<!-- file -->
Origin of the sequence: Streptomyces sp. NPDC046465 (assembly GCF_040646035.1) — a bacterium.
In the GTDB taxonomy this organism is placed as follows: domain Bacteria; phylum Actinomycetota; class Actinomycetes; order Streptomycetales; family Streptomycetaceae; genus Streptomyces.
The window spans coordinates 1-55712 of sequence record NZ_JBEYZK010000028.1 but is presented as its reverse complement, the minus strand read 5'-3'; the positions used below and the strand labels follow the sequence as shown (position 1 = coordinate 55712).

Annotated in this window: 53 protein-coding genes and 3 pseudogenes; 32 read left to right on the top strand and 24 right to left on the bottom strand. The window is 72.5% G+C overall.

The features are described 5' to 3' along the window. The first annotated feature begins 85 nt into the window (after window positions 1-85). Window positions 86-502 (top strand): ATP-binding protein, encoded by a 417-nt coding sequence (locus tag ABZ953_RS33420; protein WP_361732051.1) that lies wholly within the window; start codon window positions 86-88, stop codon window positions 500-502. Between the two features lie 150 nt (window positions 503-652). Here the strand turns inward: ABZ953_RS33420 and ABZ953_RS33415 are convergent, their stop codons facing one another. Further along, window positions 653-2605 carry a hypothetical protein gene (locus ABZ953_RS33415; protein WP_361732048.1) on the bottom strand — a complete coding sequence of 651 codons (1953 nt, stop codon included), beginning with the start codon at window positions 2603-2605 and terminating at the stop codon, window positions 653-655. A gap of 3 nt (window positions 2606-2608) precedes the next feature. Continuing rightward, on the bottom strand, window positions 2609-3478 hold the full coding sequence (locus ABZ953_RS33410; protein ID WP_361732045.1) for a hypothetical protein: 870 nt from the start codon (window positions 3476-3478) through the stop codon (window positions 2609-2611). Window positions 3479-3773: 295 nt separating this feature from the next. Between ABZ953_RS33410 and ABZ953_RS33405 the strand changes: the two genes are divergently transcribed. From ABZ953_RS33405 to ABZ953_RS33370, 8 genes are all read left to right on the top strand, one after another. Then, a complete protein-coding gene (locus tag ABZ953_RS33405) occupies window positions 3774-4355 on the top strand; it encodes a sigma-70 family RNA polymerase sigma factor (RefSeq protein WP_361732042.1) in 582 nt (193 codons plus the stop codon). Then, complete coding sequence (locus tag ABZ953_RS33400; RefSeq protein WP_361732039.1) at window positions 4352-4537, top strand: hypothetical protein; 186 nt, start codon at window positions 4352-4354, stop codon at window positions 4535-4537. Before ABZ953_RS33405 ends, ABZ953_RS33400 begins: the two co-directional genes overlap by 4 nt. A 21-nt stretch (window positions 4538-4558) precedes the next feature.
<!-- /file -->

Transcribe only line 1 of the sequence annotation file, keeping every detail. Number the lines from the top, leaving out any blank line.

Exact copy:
Origin of the sequence: Streptomyces sp. NPDC046465 (assembly GCF_040646035.1) — a bacterium.